Sun has launched xVM, a virtualization and management platform to virtualize different datacenter assets on multiple operating environments.
Sun claims that xVM is its first virtualization technology based on a hypervisor. With hypervisor technology, a physical server can be partitioned into multiple virtual servers that could include an operating system and more than one application. xVM includes Sun xVM Server, a virtualization hypervisor, and Sun xVM Ops Center, a virtualization management tool.
Sun claims that xVM Sun will be able to virtualize different datacenter assets, including network, storage, applications and hardware. xVM uses hypervisor technology from the Xen community, and virtualizes and manages mixed environments running on Java, OpenSolaris, Linux, and Windows, and is compatible with HP, Dell, IBM and Sun hardware.
In a similar move, Oracle unveiled its own virtualization product, Oracle VM in November 2007, which similar to xVM server, is based on the open source Xen hypervisor project.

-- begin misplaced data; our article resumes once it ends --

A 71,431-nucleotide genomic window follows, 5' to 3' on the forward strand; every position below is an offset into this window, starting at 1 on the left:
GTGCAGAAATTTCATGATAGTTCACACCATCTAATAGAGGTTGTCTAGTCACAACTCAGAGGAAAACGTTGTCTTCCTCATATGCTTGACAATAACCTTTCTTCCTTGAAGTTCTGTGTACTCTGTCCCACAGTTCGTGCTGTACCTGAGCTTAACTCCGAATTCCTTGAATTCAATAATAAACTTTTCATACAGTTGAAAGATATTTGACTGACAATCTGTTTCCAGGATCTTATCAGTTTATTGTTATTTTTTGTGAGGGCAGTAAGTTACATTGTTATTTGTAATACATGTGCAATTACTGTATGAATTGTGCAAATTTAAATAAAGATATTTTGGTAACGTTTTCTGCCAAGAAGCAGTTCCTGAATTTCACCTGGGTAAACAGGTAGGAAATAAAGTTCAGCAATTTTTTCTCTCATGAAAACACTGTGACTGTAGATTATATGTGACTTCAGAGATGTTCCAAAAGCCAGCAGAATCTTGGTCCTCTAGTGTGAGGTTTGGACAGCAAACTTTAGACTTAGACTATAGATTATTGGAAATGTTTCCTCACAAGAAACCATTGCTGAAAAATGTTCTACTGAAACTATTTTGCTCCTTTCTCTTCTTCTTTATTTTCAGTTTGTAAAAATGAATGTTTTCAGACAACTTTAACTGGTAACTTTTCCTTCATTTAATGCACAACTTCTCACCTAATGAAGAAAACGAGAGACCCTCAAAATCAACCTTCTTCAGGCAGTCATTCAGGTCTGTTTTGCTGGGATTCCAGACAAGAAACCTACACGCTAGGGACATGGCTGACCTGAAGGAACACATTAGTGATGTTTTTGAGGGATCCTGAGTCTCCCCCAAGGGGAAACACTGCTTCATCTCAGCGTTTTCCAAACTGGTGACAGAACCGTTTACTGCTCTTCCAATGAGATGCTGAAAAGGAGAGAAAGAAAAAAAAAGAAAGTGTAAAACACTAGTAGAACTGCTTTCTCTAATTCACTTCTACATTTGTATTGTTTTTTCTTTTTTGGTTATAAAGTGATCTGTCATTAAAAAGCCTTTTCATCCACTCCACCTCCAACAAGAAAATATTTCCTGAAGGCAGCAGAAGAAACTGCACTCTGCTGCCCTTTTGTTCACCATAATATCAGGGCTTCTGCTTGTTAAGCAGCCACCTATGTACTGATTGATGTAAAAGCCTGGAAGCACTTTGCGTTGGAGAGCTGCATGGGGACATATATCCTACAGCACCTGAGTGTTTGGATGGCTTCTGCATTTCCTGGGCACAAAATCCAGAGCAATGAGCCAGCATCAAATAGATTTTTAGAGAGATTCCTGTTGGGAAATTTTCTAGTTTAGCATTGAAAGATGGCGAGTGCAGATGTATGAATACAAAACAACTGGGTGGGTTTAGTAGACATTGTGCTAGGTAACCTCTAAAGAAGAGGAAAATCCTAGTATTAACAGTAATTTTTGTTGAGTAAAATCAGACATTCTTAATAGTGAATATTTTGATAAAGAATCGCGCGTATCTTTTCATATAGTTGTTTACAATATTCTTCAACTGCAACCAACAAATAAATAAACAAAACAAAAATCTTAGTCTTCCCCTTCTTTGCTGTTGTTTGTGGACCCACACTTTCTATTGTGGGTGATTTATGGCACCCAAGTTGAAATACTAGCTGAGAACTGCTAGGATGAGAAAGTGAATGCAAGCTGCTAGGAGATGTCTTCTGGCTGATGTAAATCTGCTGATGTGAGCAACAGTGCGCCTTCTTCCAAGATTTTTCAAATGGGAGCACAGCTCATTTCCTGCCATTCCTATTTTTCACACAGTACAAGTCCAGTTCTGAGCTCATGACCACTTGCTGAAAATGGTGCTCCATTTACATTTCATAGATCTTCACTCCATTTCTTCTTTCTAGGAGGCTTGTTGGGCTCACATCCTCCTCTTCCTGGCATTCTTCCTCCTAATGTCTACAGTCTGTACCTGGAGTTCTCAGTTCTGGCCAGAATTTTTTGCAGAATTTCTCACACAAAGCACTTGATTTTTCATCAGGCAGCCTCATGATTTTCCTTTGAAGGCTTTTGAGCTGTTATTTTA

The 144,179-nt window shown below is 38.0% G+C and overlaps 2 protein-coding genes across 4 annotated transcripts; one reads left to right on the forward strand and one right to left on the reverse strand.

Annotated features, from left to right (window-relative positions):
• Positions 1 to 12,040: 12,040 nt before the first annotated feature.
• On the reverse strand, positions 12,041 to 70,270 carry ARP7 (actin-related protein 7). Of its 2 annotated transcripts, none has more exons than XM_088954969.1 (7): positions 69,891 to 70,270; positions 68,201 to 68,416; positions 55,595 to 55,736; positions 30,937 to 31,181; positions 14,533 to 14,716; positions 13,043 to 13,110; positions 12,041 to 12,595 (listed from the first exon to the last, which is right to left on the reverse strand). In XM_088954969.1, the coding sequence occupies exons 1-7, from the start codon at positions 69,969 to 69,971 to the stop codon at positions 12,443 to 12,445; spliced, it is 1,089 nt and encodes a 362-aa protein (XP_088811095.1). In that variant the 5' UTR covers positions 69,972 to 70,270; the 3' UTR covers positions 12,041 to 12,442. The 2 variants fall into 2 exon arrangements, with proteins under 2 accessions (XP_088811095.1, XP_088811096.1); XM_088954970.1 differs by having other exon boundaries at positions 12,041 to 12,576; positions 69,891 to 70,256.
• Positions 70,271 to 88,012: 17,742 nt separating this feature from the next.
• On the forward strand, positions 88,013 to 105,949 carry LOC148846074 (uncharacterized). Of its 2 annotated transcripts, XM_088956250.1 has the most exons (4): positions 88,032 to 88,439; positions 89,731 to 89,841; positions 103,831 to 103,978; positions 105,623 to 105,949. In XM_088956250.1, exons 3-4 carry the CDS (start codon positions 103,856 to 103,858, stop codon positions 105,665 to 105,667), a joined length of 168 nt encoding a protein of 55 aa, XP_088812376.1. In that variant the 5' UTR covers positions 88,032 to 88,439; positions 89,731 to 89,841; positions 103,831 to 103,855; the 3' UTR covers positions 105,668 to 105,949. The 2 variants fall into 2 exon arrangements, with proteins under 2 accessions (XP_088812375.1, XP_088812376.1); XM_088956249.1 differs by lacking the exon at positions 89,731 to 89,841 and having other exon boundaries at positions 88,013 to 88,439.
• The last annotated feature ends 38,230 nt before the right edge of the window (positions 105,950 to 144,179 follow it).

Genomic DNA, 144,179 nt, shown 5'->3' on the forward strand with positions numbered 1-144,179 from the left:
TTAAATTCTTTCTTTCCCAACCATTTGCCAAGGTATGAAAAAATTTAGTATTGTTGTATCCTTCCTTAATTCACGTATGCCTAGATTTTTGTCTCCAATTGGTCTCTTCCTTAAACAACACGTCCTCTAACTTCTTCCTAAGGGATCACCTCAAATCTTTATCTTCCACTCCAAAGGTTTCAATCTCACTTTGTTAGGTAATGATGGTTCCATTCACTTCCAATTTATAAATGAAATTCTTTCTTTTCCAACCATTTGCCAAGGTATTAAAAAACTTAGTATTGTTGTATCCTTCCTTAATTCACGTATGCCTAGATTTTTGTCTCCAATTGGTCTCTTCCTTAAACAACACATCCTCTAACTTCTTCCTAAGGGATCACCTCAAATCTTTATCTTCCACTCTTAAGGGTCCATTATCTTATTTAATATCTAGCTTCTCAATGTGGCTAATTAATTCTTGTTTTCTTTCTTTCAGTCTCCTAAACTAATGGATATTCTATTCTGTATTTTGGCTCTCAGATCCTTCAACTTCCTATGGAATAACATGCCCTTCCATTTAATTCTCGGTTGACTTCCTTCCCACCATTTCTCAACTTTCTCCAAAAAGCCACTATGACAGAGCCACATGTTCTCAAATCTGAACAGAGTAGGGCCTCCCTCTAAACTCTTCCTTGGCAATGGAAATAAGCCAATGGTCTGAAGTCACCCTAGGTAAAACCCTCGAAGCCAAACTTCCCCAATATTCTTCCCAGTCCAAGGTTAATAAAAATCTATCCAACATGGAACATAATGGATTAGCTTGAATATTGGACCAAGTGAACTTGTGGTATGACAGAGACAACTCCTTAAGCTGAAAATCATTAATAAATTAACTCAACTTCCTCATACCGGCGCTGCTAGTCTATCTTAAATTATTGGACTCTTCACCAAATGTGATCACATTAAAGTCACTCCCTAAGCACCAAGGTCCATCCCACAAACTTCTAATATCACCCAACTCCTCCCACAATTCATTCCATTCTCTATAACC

xVM server can host Windows, Solaris and Linux operating systems, and provide features such as ZFS and predictive self-healing. According to Sun, other companies endorsing xVM include AMD, Intel, mySQL, Symantec, Quest Software and Red Hat.
The company has also launched openxvm.org, an open source community for building next-generation datacenter virtualization and management technologies.
Prior to the launch of xVM, Sun offered hardware virtualization based on logically partitioning its processors into smaller virtual processors running their own operating systems, and software virtualization based on the container feature in its Solaris operating system.
Source: ComputerWire daily updates